Not every commissioner is happy with the work performed by a subcommittee to update the town of Longboat Key’s Vision Plan.
Commissioner Robert Siekmann, a retired advertising executive, told subcommittee Chairwoman Pat Zunz and the rest of the Town Commission at its Thursday, Sept. 23 regular workshop that he thought the revised document lacked focus.
“When I finished reading my copy, my first reaction was, ‘What is the vision?’” Siekmann said. “I would suggest there is not a clear, concise vision in 50 words or less.”
Siekmann also believed no one would be willing to read the 21-page document.
But the rest of the commission and Zunz didn’t agree with Siekmann’s assessment.
“I think it’s apparent in the first couple of pages that the vision is we believe tourism and commercial components are important to keep,” Zunz said. “In the past, the goal was to convert everything to condominiums. But we don’t believe the Key will survive if that continues to happen.”
Commissioner David Brenner agreed.
“If you’re looking for an executive summary, the first paragraph alone sets the vision,” Brenner said.
And Zunz said the second paragraph lists the plan’s core values.
“I don’t know if it’s 25 words or less, but I don’t know how much plainer it can be,” Zunz said.
Vice Mayor Jim Brown attempted to diffuse the differences of opinion.
“You are either for the vision plan or you are not at this point,” Brown said. “But I believe the community supported it and it has to move forward.”
But Siekmann took offense to Brown’s comments.
“I believe the vice mayor has said because I ask questions, I am not a supporter of the vision plan,” Siekmann said. “I am on record as a supporter of the vision plan from the very beginning, but that doesn’t mean I have to agree with everything that’s in here.”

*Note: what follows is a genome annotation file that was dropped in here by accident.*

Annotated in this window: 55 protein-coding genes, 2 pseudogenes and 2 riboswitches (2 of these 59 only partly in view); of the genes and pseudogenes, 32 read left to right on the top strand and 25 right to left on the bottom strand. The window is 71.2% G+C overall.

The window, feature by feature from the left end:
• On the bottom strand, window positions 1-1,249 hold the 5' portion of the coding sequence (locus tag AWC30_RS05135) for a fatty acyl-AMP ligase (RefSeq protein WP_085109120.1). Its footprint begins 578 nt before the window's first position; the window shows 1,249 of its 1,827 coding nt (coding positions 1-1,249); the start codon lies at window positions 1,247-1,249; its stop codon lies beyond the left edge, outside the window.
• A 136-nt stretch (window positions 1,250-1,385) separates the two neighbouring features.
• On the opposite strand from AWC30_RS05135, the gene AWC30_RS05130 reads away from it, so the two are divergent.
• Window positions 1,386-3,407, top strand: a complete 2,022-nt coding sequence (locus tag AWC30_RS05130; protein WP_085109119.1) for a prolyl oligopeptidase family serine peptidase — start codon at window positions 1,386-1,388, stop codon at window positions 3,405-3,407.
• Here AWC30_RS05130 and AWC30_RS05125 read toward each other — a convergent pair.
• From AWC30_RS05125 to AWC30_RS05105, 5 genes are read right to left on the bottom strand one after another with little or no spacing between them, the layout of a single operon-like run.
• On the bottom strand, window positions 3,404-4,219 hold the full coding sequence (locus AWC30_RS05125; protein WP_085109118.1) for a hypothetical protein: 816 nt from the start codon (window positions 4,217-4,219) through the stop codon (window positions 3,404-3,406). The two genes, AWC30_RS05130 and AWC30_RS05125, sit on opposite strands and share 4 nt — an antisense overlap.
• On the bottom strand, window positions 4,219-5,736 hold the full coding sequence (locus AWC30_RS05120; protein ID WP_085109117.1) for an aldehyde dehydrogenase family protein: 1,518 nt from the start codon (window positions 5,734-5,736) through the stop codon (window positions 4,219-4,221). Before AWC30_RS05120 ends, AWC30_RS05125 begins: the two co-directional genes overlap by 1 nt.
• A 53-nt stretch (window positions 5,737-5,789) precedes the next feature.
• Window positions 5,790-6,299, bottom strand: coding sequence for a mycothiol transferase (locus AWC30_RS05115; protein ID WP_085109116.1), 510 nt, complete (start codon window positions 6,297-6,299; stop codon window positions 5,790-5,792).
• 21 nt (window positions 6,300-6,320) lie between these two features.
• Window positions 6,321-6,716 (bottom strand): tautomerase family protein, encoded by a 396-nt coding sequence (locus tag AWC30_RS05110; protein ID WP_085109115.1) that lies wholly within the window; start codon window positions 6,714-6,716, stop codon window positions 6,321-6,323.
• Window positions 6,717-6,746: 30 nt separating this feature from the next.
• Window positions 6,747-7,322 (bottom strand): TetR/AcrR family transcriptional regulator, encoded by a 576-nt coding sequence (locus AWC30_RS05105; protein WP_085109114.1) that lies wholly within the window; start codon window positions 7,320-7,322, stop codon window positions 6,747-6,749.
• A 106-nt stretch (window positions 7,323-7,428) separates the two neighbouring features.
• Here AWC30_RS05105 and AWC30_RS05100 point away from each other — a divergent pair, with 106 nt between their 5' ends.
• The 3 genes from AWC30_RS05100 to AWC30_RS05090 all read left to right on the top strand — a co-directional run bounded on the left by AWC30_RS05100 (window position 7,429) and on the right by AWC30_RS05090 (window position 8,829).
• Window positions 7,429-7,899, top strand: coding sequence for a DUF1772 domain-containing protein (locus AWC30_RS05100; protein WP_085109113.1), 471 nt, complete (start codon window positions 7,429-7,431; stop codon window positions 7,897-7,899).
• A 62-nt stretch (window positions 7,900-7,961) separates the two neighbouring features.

Siekmann’s concerns were not addressed, though, and a conversation ensued on what’s next for the vision plan.
“I’m very concerned because I don’t want the vision plan put on a shelf like it was a few years ago,” Larson said. “I would like to move forward with a date to arrange a town hall meeting.”
There was a consensus to plan a public hearing in November, where residents, the commission and the Planning and Zoning Board can discuss the new document.
But Siekmann, however, questioned if a meeting will be helpful to Key residents.
“No one is going to read past page two of this document,” Siekmann said. “There’s no need to explain it.”
Brenner jumped in to again defend the document.
“If someone isn’t going to read four pages, they aren’t going to read two sentences,” Brenner said. “I think you are demeaning the quality of our property owners with statements like that.”
Zunz defended the new plan as well.
“I don’t understand why this is so difficult for you (Siekmann),” Zunz said. “We spent 10 weeks on this and if it’s too much for people to read, I don’t know where we are.”
The town’s Vision Plan Subcommittee made the following recommendations to the Town Commission when it presented its revised document Thursday, Set. 23. The subcommittee:
• Urges the commission to begin amending its Comprehensive Plan immediately.
• Suggests the subcommittee be a standing town committee that can periodically monitor the progress of the plan.
• Recommends replacing the commission’s annual goals and objectives workshop with an annual vision plan review meeting.
• Recommends periodic surveys be distributed to residents and business owners to attain feedback on vision plan goals and action items.
• Recommends that the vision plan receive a web page dedicated to the vision plan.
• Recommends the creation of a beautification committee to coordinate a beautification plan for Gulf of Mexico Drive that will include more uniform plantings along the thoroughfare.
Contact Kurt Schultheis at email@example.com.
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